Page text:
David Brooks says that the budget deficit will kill us all in our sleep. Unfortunately, this means we will not be able to kill as many wogs. Booman responds that of course we need to cut defense spending. Even if we gut defense spending, we will still be the indispensable country.
I agree that our defense spending is far too high for a country with our budgetary issues. I think Booman misses the basic Keynesian role that defense spending has in our economy. We can't gut the defense budget overnight without plunging the country back into recession.
From my reading of Brooks' piece - admittedly cursory - I would wager he's using worst case scenarios on Medicare to make his point about health care spending and future deficits.
But ultimately, yes, the question comes down to whether we want to spend money on domestic welfare or foreign wars. Do we want health care for all Americans or a permanent pro-consular role in the Middle East? We can't have both.
Defense spending is obviously unsustainably high right now. We can cut it dramatically and still insure our security from other state actors. Terrorists? Probably not so much, as they remain undeterable.
But it is also clear - and I credit Brooks for seeing this - that much of the opposition to Hagel from the GOP is that Hagel is notably unenthusiastic about fighting land wars in Asia. The reason Obama picked a Republican SecDef is to allow him cover to start paring away at the bloated military budget - a budget most generals themselves find to be bloated.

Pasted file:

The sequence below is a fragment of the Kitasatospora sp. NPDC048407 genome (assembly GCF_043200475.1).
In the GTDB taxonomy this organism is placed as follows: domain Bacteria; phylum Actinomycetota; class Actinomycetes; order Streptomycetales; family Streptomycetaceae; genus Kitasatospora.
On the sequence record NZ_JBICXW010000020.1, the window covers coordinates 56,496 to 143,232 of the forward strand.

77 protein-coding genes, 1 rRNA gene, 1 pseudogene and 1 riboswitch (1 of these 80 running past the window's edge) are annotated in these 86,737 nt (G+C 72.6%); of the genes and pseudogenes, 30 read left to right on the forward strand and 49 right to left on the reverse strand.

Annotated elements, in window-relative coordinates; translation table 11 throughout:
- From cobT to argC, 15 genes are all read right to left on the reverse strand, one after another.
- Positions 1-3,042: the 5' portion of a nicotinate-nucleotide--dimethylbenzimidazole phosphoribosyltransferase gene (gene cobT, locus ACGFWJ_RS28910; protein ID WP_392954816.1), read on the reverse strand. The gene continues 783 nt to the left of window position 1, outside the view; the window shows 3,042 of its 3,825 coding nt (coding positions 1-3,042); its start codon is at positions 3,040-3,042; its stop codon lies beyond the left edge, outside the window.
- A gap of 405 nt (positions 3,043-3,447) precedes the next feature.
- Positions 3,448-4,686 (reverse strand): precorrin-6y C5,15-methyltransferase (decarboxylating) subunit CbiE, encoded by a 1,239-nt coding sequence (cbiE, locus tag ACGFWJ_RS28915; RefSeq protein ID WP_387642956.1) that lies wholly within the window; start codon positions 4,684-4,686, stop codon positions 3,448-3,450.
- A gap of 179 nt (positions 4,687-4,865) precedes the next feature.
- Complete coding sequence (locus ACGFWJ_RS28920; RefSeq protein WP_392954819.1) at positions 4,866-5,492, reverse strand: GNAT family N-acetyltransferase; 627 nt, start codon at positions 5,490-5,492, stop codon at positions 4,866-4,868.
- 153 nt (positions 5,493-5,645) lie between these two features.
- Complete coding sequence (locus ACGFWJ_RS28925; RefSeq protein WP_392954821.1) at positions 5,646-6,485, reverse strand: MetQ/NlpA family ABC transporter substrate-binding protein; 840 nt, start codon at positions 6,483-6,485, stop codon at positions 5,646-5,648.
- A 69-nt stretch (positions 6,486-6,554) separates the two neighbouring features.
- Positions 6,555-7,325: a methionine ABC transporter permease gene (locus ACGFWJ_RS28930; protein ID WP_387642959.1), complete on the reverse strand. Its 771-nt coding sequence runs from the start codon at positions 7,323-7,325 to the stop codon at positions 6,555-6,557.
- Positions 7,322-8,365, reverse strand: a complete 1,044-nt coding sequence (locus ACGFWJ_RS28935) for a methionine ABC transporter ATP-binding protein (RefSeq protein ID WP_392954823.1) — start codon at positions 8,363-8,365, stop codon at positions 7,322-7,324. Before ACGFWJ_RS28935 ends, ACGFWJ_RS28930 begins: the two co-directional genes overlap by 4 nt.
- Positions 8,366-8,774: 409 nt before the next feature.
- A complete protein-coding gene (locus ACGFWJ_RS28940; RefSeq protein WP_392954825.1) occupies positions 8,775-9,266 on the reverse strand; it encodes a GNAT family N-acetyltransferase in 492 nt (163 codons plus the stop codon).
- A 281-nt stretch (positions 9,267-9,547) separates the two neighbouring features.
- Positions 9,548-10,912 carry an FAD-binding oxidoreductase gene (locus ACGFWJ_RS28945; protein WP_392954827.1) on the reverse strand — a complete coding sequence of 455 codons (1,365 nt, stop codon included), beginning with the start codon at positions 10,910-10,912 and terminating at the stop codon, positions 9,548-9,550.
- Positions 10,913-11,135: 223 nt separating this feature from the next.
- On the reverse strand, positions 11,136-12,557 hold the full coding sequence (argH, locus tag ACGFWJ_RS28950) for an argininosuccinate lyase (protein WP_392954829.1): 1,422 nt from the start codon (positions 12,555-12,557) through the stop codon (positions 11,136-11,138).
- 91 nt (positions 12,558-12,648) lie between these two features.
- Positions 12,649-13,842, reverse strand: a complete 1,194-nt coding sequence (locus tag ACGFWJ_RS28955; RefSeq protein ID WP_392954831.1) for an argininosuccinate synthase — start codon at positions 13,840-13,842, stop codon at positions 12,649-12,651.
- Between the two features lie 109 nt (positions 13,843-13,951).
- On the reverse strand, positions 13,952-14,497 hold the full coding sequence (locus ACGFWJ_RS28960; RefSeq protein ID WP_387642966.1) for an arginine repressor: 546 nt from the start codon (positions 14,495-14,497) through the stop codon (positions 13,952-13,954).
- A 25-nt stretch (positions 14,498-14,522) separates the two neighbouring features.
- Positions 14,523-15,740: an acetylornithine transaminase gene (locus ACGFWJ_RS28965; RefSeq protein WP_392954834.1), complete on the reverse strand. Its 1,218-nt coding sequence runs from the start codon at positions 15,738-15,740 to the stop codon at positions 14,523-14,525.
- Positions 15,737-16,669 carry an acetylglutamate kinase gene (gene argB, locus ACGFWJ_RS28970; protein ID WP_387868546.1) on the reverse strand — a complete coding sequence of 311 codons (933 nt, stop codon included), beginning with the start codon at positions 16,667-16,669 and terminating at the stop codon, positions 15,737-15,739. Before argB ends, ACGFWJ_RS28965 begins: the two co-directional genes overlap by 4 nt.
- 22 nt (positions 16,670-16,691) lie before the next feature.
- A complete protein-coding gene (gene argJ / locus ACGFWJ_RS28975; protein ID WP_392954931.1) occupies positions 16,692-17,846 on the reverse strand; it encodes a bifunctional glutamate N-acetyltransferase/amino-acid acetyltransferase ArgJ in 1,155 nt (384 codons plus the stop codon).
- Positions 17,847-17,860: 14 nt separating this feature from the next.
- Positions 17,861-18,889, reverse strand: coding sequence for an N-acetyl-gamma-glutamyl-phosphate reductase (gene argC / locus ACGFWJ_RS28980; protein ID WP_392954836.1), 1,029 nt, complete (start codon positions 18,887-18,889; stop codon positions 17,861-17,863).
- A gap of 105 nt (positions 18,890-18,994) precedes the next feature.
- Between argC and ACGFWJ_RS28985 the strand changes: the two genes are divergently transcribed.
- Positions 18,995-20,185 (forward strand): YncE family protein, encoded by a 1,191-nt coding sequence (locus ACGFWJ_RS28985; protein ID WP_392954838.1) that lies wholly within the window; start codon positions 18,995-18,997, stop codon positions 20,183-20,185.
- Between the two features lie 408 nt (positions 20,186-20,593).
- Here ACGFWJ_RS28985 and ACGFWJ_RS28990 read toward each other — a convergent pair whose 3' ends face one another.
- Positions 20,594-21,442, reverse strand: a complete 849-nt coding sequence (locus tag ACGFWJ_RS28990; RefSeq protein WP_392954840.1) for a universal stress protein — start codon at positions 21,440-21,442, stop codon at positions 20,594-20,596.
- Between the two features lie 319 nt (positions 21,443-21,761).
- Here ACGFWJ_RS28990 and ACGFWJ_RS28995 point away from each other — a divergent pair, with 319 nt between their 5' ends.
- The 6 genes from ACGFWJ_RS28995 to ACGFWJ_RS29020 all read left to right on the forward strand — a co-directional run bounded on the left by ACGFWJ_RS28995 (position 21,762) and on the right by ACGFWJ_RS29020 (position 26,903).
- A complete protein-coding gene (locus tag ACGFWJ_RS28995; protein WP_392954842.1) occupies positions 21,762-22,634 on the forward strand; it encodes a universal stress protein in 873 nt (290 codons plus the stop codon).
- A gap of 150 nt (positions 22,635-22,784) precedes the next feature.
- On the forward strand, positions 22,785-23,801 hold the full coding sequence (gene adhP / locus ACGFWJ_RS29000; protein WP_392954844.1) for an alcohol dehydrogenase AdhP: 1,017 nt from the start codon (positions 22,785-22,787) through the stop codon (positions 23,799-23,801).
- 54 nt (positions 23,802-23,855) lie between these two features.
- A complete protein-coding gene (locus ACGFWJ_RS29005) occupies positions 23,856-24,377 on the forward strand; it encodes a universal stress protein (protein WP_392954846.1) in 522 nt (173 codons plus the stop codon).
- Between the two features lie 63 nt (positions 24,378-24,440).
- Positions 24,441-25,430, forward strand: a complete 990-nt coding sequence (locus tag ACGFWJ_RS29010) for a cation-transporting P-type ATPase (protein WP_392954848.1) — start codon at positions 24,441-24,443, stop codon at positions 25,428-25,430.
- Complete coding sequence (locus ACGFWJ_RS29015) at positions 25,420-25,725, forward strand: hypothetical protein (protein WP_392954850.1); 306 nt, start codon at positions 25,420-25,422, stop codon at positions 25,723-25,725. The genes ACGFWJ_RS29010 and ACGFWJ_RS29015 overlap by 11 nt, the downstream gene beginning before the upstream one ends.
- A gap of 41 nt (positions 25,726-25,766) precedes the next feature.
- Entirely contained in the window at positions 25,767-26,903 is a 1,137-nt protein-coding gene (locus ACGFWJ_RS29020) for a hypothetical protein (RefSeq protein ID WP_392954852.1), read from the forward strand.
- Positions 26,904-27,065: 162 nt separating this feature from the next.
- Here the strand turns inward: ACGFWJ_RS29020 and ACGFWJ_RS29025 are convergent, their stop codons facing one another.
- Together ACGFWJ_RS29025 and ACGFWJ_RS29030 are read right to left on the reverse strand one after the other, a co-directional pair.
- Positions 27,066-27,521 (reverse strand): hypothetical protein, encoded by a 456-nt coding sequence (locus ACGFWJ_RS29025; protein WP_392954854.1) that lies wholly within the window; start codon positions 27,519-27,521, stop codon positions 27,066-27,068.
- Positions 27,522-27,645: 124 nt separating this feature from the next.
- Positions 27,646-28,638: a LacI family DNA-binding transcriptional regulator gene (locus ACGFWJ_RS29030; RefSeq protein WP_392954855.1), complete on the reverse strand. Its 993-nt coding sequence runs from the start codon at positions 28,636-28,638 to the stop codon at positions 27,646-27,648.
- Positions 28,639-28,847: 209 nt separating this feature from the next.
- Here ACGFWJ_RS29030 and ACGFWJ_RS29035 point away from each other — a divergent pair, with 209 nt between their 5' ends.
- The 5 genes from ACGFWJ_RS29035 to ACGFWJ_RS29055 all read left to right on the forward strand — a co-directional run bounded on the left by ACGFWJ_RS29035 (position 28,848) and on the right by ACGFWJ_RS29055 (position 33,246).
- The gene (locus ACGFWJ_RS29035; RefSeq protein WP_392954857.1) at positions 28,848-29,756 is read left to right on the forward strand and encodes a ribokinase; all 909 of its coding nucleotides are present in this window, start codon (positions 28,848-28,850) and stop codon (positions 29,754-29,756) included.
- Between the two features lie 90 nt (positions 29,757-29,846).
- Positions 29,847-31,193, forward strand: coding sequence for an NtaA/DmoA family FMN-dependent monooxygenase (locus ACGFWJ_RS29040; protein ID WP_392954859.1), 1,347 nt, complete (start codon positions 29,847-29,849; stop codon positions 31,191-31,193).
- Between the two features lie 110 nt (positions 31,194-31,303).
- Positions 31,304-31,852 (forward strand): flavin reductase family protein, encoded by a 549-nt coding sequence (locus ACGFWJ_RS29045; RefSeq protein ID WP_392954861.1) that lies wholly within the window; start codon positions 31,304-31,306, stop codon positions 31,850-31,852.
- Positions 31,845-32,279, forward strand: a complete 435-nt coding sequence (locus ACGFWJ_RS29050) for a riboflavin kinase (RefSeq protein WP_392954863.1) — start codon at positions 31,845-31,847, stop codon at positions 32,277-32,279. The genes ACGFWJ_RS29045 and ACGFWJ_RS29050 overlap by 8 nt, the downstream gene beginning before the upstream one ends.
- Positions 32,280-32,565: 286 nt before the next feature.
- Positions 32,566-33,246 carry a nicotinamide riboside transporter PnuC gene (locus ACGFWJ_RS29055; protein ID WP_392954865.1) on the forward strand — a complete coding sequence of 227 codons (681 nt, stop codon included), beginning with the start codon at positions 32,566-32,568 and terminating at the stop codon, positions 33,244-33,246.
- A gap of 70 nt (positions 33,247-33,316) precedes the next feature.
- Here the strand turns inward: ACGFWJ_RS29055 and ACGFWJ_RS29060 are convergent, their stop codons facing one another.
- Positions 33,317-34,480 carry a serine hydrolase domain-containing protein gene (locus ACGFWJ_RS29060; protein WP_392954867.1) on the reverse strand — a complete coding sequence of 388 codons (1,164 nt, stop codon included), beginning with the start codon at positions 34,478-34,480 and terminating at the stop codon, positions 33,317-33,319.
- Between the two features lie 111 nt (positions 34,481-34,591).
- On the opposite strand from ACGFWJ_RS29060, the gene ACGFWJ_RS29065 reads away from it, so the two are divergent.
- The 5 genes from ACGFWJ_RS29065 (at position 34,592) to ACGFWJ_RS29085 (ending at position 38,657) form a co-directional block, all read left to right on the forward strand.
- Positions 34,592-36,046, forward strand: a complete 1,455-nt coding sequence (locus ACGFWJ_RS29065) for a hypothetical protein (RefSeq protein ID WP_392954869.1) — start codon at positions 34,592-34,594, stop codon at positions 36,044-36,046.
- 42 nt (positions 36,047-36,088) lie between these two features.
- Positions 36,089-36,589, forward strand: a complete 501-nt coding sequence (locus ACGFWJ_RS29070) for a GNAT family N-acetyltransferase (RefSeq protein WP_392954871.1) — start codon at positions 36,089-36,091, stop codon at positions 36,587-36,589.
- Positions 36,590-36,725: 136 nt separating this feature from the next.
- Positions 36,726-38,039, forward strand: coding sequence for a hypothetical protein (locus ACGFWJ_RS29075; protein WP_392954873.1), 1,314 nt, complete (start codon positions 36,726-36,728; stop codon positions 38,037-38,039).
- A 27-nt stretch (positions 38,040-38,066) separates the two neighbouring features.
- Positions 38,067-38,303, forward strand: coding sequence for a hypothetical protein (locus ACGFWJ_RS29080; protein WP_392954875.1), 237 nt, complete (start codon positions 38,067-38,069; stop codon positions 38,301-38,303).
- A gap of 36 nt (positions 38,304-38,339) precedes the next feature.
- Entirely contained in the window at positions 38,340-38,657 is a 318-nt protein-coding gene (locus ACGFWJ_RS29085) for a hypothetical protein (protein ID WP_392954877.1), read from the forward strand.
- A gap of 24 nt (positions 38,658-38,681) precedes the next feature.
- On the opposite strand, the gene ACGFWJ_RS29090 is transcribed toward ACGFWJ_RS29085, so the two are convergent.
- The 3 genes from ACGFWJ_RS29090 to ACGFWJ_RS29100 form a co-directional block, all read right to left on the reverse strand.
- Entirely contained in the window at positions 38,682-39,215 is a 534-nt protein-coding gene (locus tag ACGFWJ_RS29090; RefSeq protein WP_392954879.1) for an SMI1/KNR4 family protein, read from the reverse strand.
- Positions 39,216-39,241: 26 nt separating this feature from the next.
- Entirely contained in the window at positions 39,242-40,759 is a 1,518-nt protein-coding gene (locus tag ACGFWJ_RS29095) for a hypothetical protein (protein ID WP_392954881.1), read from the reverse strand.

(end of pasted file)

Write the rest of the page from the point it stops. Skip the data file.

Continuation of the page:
The debate that we need to have is more basic: What do we see as America's role in the world in the 21st century? The Bush Wars - for lack of a better term - are the last gasps of the old hegemonic, imperial world view. Invading and occupying countries are not and should not be on the preferred options menu. How can America exert external influence without massive and unsustainable military spending?
The problem is that this will require a foreign policy of nuance and subtlety. The foreign policy of Bush 41 rather than Bush 43, if you will.
The modern GOP is simply incapable of nuance and subtlety. They are the people who hated Kissinger and Carter for dealing with the Soviets. For them, the calculus is simple: Kill bad guys. Put another way, "The only way to stop a bad guy with a gun is a good guy with a
America will not remain the hyperpower it was briefly after the end of the Cold War. The economic stupidity of the EuroZone and the internal limitations of the Chinese mean that we have a few more years being the "indispensible nation", but those days are numbered. We are about to enter a world where we are the first among equals in a multi-polar world, but are no longer immune from the pressures of the rest of the world.
I expect heads to explode in certain rightward precincts of the American polity.